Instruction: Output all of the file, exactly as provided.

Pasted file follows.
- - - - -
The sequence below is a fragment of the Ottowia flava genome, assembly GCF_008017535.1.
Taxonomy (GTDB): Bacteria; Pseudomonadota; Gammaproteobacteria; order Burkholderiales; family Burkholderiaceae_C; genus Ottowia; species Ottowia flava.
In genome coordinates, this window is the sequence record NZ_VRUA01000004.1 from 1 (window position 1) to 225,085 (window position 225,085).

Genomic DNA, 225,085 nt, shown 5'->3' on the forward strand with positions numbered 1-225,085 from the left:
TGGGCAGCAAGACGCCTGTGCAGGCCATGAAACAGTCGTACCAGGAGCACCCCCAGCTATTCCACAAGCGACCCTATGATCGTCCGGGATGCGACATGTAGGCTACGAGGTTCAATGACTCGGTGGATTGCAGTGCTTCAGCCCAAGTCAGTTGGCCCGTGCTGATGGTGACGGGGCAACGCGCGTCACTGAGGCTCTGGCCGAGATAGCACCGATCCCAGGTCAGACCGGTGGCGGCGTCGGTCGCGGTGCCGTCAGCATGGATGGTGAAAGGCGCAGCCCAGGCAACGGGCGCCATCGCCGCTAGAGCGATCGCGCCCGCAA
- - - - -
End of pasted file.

The sequence below is a fragment of the Ottowia flava genome, assembly GCF_008017535.1.
Taxonomy (GTDB): Bacteria; Pseudomonadota; Gammaproteobacteria; order Burkholderiales; family Burkholderiaceae_C; genus Ottowia; species Ottowia flava.
In genome coordinates, this window is the sequence record NZ_VRUA01000004.1 from 1 (window position 1) to 225,085 (window position 225,085).

Genomic DNA, 225,085 nt, shown 5'->3' on the forward strand with positions numbered 1-225,085 from the left:
TGGGCAGCAAGACGCCTGTGCAGGCCATGAAACAGTCGTACCAGGAGCACCCCCAGCTATTCCACAAGCGACCCTATGATCGTCCGGGATGCGACATGTAGGCTACGAGGTTCAATGACTCGGTGGATTGCAGTGCTTCAGCCCAAGTCAGTTGGCCCGTGCTGATGGTGACGGGGCAACGCGCGTCACTGAGGCTCTGGCCGAGATAGCACCGATCCCAGGTCAGACCGGTGGCGGCGTCGGTCGCGGTGCCGTCAGCATGGATGGTGAAAGGCGCAGCCCAGGCAACGGGCGCCATCGCCGCTAGAGCGATCGCGCCCGCAA